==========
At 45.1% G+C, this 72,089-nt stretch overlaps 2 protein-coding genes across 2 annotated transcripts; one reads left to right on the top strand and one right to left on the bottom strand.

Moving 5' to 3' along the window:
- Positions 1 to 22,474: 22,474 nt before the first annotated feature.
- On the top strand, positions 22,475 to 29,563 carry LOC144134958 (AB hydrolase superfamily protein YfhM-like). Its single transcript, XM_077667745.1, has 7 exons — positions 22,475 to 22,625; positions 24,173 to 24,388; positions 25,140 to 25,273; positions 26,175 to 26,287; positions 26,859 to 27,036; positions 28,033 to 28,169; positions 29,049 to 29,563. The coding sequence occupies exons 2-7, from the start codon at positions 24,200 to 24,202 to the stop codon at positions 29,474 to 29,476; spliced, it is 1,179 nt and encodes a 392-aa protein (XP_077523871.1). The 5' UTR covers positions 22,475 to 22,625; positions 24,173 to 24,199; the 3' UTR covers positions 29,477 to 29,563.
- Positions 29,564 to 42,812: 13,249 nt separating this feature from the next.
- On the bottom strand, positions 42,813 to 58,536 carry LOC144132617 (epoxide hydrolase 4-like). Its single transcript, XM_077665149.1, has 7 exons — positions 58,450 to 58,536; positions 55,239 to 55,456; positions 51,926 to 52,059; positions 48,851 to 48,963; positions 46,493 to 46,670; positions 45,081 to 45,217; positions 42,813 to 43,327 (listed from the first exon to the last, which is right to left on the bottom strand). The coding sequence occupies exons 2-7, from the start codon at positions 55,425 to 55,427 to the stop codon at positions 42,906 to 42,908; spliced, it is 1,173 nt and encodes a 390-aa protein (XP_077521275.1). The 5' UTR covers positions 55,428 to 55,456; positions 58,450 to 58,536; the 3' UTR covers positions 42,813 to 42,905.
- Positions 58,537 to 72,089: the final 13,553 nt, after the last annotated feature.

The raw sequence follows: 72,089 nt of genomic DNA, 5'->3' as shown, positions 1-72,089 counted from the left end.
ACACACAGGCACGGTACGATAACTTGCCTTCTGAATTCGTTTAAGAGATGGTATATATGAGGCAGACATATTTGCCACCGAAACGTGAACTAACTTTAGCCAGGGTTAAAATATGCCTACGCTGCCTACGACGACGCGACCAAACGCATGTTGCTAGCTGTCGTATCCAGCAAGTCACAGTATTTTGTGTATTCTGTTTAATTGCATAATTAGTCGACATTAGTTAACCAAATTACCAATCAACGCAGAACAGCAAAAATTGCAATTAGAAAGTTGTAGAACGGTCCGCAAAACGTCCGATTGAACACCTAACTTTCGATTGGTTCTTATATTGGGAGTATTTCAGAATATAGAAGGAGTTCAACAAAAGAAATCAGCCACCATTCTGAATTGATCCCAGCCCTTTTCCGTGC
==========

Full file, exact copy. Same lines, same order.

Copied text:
At 45.1% G+C, this 72,089-nt stretch overlaps 2 protein-coding genes across 2 annotated transcripts; one reads left to right on the top strand and one right to left on the bottom strand.

Moving 5' to 3' along the window:
- Positions 1 to 22,474: 22,474 nt before the first annotated feature.
- On the top strand, positions 22,475 to 29,563 carry LOC144134958 (AB hydrolase superfamily protein YfhM-like). Its single transcript, XM_077667745.1, has 7 exons — positions 22,475 to 22,625; positions 24,173 to 24,388; positions 25,140 to 25,273; positions 26,175 to 26,287; positions 26,859 to 27,036; positions 28,033 to 28,169; positions 29,049 to 29,563. The coding sequence occupies exons 2-7, from the start codon at positions 24,200 to 24,202 to the stop codon at positions 29,474 to 29,476; spliced, it is 1,179 nt and encodes a 392-aa protein (XP_077523871.1). The 5' UTR covers positions 22,475 to 22,625; positions 24,173 to 24,199; the 3' UTR covers positions 29,477 to 29,563.
- Positions 29,564 to 42,812: 13,249 nt separating this feature from the next.
- On the bottom strand, positions 42,813 to 58,536 carry LOC144132617 (epoxide hydrolase 4-like). Its single transcript, XM_077665149.1, has 7 exons — positions 58,450 to 58,536; positions 55,239 to 55,456; positions 51,926 to 52,059; positions 48,851 to 48,963; positions 46,493 to 46,670; positions 45,081 to 45,217; positions 42,813 to 43,327 (listed from the first exon to the last, which is right to left on the bottom strand). The coding sequence occupies exons 2-7, from the start codon at positions 55,425 to 55,427 to the stop codon at positions 42,906 to 42,908; spliced, it is 1,173 nt and encodes a 390-aa protein (XP_077521275.1). The 5' UTR covers positions 55,428 to 55,456; positions 58,450 to 58,536; the 3' UTR covers positions 42,813 to 42,905.
- Positions 58,537 to 72,089: the final 13,553 nt, after the last annotated feature.

The raw sequence follows: 72,089 nt of genomic DNA, 5'->3' as shown, positions 1-72,089 counted from the left end.
ACACACAGGCACGGTACGATAACTTGCCTTCTGAATTCGTTTAAGAGATGGTATATATGAGGCAGACATATTTGCCACCGAAACGTGAACTAACTTTAGCCAGGGTTAAAATATGCCTACGCTGCCTACGACGACGCGACCAAACGCATGTTGCTAGCTGTCGTATCCAGCAAGTCACAGTATTTTGTGTATTCTGTTTAATTGCATAATTAGTCGACATTAGTTAACCAAATTACCAATCAACGCAGAACAGCAAAAATTGCAATTAGAAAGTTGTAGAACGGTCCGCAAAACGTCCGATTGAACACCTAACTTTCGATTGGTTCTTATATTGGGAGTATTTCAGAATATAGAAGGAGTTCAACAAAAGAAATCAGCCACCATTCTGAATTGATCCCAGCCCTTTTCCGTGC